Moving On by Robert A Meacham
After serving seven years in the penitentiary for writing hot checks, Daddy entered our lives with strict prison rules. He did not use physical abuse on us kids but his mental abuse left longer lasting scars.
Tall, slim, dark haired Daddy, jumped from job to job, year after year.
Baker by trade, he rose at 2 am each morning and returned from work in the early afternoon. His arrival announced by squealing brakes and rumbling engine of the Oldsmobile he drove.
“Kids come eat,” Mother summoned us kids to a small kitchen. The wooden table sat four but two extra chairs squeezed opposite corners for youngest sister and me. The only noise made was the sound of silverware scraping the plate as portions passed clockwise around the table. He wanted us kids to be silent like bread proofing in the oven.
As he leaned over his plate, the exposed light bulb hanging from the ceiling made his black hair shine. As he leaned back and drank from his coffee cup, brown eyes hidden behind coke bottle lens lay sunken beneath his down- turned brows, like a crow perched on a telephone line.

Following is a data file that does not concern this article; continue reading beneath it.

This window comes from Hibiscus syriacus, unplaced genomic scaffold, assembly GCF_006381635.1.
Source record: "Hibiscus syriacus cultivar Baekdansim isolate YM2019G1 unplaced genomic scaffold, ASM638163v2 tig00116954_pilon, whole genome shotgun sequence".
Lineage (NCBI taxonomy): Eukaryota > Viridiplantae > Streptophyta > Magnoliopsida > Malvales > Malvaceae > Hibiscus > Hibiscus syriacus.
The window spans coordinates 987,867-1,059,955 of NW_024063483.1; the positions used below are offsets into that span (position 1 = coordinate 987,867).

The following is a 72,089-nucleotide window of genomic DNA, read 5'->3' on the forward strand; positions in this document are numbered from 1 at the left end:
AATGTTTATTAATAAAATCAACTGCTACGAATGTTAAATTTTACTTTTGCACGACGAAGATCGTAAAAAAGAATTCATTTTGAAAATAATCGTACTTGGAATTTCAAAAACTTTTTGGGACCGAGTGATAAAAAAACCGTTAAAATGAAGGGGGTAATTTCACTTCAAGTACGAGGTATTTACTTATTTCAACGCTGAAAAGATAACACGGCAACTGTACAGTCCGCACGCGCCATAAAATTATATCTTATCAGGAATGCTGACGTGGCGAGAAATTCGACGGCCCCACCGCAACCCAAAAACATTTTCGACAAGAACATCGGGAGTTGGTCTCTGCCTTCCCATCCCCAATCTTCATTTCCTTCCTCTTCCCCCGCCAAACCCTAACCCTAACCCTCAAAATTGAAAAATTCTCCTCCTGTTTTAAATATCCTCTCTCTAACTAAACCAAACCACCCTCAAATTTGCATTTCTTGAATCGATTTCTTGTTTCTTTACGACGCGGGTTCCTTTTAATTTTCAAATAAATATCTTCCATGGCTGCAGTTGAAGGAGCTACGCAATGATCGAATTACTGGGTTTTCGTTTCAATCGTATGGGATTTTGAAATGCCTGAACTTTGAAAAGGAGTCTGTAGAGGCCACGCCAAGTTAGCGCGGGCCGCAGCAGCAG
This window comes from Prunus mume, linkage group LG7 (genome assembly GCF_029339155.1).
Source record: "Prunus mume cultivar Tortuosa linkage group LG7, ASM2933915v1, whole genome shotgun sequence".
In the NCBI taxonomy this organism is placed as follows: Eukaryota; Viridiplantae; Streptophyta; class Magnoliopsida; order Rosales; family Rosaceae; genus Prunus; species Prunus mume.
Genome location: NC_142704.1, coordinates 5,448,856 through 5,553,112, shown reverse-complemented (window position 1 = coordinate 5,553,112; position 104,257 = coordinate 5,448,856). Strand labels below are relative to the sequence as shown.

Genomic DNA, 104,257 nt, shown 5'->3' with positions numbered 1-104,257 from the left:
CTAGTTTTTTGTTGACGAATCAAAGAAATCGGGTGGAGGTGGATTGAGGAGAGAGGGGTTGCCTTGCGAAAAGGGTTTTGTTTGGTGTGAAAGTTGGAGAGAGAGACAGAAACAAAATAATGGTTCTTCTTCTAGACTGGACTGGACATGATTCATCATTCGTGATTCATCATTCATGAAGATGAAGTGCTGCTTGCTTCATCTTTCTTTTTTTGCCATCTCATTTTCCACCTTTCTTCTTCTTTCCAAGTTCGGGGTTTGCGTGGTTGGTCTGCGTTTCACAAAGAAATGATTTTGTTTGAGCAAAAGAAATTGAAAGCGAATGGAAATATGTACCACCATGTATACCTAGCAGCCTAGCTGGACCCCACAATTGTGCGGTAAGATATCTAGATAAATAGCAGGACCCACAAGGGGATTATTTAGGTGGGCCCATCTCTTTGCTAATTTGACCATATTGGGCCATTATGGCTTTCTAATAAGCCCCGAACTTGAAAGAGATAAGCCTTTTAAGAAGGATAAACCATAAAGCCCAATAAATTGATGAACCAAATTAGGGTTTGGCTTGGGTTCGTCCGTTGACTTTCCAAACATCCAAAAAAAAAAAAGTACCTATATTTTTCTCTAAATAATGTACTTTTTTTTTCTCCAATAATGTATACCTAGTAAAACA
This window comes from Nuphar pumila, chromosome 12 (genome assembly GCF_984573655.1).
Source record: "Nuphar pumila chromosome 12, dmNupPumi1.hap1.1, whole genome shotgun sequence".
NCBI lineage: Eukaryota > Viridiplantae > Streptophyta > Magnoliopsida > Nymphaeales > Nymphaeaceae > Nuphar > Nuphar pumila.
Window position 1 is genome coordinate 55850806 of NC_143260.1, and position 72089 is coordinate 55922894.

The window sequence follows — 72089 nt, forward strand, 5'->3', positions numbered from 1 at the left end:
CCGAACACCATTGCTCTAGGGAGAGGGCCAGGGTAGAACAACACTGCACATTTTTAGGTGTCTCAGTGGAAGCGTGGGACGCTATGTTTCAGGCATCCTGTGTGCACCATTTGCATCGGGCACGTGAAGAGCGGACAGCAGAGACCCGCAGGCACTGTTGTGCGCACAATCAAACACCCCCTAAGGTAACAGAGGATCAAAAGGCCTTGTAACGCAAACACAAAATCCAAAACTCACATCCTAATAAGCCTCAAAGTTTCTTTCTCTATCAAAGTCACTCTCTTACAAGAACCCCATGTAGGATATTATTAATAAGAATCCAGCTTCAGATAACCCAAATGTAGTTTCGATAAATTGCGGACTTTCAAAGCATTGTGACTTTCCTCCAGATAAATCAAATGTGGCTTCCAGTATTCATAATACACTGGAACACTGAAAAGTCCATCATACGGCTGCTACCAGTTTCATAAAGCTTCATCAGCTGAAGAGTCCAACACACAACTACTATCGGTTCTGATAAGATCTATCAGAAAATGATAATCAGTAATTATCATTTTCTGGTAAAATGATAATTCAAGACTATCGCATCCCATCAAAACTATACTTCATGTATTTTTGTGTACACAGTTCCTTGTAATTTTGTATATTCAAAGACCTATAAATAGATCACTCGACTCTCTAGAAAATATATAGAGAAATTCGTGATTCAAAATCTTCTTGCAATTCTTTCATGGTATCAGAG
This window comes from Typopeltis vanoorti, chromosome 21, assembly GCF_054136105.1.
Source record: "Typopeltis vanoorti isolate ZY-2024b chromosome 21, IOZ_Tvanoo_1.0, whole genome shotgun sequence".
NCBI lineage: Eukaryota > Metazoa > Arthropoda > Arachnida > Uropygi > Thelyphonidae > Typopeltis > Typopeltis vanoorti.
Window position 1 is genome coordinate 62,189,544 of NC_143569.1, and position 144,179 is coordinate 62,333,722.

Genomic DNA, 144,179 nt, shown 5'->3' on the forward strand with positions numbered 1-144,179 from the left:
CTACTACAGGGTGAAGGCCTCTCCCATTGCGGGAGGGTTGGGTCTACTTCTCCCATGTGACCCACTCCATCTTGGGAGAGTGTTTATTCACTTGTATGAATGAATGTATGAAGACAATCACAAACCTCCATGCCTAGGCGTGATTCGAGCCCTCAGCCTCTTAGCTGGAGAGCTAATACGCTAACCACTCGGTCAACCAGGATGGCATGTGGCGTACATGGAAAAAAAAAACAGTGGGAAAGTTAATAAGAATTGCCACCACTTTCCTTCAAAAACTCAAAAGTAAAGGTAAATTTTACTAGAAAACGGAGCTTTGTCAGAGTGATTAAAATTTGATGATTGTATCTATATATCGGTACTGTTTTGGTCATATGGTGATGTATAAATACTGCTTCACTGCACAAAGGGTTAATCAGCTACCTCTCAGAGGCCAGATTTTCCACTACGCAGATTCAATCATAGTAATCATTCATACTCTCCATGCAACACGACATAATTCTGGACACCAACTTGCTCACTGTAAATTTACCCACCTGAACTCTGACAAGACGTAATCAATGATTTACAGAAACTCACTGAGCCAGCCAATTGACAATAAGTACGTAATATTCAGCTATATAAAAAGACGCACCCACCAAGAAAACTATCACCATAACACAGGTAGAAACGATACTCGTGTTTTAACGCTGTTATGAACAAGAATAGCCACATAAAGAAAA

Daddy began tapping his plate, a symphony conductor just before the music begins.
“I got let go. His voice, harsh and the words flew from his mouth. My left knee began to jump up and down uncontrollably. I looked to my mother for reaction to see her thin lips quivering and her dry eyes looking sad. We kids looked at one another, sighed, and adjusted our bodies straight forward in our chairs.
When, without a word, Daddy stood, wiped his mouth on a napkin, and dropped it on the table before leaving the kitchen. We kept our stations until we heard his bedroom door slam and the television come on.
Before retreating to my room, I took one last glance back at mother. I suppose I was looking for some kind of farewell. Instead, I saw her standing there with sad sea green eyes, helplessly staring through me, her eyes telegraphed her sorrow.
Finding solace in the tiny room seems fitting. I pulled the patchwork quilt up to my neck, looked out the bedroom window, and listened for the snowflakes to hit the pane. I heard frozen limbs from bushes beneath my window reach up and brush against the glass. The wind gave cadence to the tic tock of the icy limbs that lulled me to sleep.